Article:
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Randomized trial comparing liposomal daunorubicin with idarubicin as induction for pediatric acute myeloid leukemia: results from Study AML-BFM 2004


Creutzig, Ursula; Zimmermann, Martin; Bourquin, Jean-Pierre; et al (2013). Randomized trial comparing liposomal daunorubicin with idarubicin as induction for pediatric acute myeloid leukemia: results from Study AML-BFM 2004. Blood, 122(1):37-43.

Abstract

Outcomes of patients with acute myeloid leukemia (AML) improve significantly by intensification of induction. To further intensify anthracycline dosage without increasing cardiotoxicity, we compared potentially less cardiotoxic liposomal daunorubicin (L-DNR) to idarubicin at a higher-than-equivalent dose (80 vs 12 mg/m(2) per day for 3 days) during induction. In the multicenter therapy-optimization trial AML-BFM 2004, 521 of 611 pediatric patients (85%) were randomly assigned to L-DNR or idarubicin induction. Five-year results in both treatment arms were similar (overall survival 76% ± 3% [L-DNR] vs 75% ± 3% [idarubicin], Plogrank = .65; event-free survival [EFS] 59% ± 3% vs 53% ± 3%, Plogrank = .25; cumulative incidence of relapse 29% ± 3% vs 31% ± 3%, P(Gray) = .75), as were EFS results for standard (72% ± 5% vs 68% ± 5%, Plogrank = .47) and high-risk (51% ± 4% vs 46% ± 4%, Plogrank = .45) patients. L-DNR resulted in significantly better probability of EFS in patients with t(8;21). Overall, treatment-related mortality was lower with L-DNR than idarubicin (2/257 vs 10/264 patients, P = .04). Grade 3/4 cardiotoxicity was rare after induction (4 L-DNR vs 5 idarubicin). Only 1 L-DNR and 3 idarubicin patients presented with subclinical or mild cardiomyopathy during follow-up. In conclusion, at the given dose, L-DNR has overall antileukemic activity comparable to idarubicin, promises to be more active in subgroups, and causes less treatment-related mortality. This trial was registered at www.clinicaltrials.gov as #NCT00111345.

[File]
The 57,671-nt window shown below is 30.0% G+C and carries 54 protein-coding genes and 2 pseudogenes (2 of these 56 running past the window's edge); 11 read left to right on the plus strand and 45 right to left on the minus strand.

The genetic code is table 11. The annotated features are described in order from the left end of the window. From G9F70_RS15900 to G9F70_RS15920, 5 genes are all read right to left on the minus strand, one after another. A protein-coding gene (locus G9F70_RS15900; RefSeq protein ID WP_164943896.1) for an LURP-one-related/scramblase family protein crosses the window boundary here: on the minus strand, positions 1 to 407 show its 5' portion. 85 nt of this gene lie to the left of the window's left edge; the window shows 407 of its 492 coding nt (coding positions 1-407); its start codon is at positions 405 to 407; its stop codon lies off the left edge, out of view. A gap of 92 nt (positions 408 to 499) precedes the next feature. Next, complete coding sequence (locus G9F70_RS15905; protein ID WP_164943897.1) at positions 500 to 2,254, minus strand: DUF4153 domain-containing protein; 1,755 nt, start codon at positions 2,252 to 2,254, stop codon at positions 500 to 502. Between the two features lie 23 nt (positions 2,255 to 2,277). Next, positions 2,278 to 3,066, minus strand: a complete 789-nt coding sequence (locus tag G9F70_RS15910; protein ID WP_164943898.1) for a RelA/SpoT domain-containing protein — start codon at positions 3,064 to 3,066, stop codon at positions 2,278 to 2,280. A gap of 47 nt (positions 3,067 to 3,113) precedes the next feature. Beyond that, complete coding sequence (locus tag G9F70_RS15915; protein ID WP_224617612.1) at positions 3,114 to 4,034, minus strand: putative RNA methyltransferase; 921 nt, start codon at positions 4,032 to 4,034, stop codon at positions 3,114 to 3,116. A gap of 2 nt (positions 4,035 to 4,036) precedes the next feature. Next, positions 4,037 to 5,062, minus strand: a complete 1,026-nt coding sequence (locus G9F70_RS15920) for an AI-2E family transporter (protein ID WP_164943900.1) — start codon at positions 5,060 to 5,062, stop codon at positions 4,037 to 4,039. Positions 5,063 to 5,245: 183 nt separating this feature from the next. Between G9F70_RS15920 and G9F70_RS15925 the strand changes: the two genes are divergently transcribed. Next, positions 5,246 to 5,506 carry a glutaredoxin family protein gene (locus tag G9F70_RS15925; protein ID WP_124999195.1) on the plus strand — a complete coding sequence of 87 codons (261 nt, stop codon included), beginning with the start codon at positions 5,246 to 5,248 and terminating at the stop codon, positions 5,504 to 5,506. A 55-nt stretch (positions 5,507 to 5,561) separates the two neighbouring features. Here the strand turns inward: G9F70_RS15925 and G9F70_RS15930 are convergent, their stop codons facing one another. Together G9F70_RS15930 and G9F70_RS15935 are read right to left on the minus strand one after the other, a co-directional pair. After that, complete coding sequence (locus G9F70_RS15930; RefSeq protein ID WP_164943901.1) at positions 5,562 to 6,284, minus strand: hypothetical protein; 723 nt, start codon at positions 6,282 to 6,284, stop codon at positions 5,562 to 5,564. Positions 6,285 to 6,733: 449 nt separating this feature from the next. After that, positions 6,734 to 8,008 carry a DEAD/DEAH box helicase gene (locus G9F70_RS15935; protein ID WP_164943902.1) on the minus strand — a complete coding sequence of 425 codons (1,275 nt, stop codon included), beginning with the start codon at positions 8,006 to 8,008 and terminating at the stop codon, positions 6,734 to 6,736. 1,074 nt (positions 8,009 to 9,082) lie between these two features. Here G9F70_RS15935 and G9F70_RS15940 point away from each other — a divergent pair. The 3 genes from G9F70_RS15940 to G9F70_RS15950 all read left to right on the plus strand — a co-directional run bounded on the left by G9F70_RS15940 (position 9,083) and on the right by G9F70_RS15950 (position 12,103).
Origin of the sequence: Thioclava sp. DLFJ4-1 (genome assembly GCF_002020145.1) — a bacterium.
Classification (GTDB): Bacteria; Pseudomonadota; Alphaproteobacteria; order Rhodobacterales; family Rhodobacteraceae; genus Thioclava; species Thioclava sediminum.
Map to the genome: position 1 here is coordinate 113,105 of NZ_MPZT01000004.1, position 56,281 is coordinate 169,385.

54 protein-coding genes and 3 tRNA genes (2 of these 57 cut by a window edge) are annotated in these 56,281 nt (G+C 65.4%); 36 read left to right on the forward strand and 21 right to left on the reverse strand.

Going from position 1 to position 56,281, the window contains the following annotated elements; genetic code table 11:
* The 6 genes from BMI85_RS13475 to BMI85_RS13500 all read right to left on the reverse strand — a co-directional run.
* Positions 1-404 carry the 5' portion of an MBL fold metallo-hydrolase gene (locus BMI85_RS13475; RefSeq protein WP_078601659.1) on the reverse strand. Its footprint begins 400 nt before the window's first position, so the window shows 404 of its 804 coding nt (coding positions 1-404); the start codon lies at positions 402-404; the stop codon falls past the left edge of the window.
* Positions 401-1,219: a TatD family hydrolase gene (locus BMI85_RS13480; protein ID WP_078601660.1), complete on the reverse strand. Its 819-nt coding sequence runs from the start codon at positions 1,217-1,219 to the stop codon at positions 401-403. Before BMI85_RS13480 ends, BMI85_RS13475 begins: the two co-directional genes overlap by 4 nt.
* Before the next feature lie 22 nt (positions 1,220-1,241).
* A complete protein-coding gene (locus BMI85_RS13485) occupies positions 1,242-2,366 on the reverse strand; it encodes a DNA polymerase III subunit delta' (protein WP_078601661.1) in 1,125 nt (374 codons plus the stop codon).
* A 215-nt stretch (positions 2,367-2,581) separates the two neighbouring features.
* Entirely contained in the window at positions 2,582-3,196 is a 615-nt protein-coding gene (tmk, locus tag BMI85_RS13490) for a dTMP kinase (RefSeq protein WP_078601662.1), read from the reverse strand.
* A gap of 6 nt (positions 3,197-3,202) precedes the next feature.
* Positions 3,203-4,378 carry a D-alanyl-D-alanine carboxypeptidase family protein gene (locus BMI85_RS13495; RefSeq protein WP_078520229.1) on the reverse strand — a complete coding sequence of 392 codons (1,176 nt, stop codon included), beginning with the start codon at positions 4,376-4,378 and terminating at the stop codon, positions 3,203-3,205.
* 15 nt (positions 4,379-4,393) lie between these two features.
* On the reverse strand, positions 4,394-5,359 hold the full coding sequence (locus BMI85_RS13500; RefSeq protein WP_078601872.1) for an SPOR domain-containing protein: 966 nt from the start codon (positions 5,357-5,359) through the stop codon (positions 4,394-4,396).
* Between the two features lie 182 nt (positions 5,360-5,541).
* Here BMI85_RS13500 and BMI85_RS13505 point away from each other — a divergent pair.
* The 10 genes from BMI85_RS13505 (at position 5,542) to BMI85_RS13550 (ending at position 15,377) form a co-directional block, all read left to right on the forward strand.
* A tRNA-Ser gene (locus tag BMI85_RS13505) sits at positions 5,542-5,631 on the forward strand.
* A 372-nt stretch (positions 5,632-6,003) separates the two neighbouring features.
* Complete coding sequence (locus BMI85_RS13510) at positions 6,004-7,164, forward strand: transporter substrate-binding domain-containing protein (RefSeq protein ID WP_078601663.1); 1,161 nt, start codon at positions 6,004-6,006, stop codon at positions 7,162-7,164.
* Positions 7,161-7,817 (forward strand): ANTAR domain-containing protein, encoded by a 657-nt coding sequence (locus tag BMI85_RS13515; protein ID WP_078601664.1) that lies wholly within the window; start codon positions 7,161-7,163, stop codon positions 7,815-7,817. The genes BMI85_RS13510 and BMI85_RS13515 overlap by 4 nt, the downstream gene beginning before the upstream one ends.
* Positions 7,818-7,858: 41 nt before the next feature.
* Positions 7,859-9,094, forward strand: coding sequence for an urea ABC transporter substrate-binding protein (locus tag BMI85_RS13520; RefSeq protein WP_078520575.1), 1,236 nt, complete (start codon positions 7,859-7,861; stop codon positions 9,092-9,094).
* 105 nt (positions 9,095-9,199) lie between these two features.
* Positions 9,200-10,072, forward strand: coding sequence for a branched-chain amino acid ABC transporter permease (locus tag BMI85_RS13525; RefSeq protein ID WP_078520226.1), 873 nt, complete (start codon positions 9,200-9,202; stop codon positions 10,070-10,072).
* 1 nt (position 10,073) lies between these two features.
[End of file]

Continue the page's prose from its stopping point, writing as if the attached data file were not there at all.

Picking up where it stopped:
Outcomes of patients with acute myeloid leukemia (AML) improve significantly by intensification of induction. To further intensify anthracycline dosage without increasing cardiotoxicity, we compared potentially less cardiotoxic liposomal daunorubicin (L-DNR) to idarubicin at a higher-than-equivalent dose (80 vs 12 mg/m(2) per day for 3 days) during induction. In the multicenter therapy-optimization trial AML-BFM 2004, 521 of 611 pediatric patients (85%) were randomly assigned to L-DNR or idarubicin induction. Five-year results in both treatment arms were similar (overall survival 76% ± 3% [L-DNR] vs 75% ± 3% [idarubicin], Plogrank = .65; event-free survival [EFS] 59% ± 3% vs 53% ± 3%, Plogrank = .25; cumulative incidence of relapse 29% ± 3% vs 31% ± 3%, P(Gray) = .75), as were EFS results for standard (72% ± 5% vs 68% ± 5%, Plogrank = .47) and high-risk (51% ± 4% vs 46% ± 4%, Plogrank = .45) patients. L-DNR resulted in significantly better probability of EFS in patients with t(8;21). Overall, treatment-related mortality was lower with L-DNR than idarubicin (2/257 vs 10/264 patients, P = .04). Grade 3/4 cardiotoxicity was rare after induction (4 L-DNR vs 5 idarubicin). Only 1 L-DNR and 3 idarubicin patients presented with subclinical or mild cardiomyopathy during follow-up. In conclusion, at the given dose, L-DNR has overall antileukemic activity comparable to idarubicin, promises to be more active in subgroups, and causes less treatment-related mortality. This trial was registered at www.clinicaltrials.gov as #NCT00111345.

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Additional indexing

Item Type:Journal Article, refereed, original work
Communities & Collections:04 Faculty of Medicine > University Children's Hospital Zurich > Medical Clinic
Dewey Decimal Classification:610 Medicine & health
Language:English
Date:23 May 2013
Deposited On:07 Nov 2013 08:55
Last Modified:05 Apr 2016 17:07
Publisher:American Society of Hematology
ISSN:0006-4971
Additional Information:This research was originally published in Blood. Copyright by the American Society of Hematology.
Free access at:Publisher DOI. An embargo period may apply.
Publisher DOI:https://doi.org/10.1182/blood-2013-02-484097
PubMed ID:23704089
Permanent URL: https://doi.org/10.5167/uzh-84481

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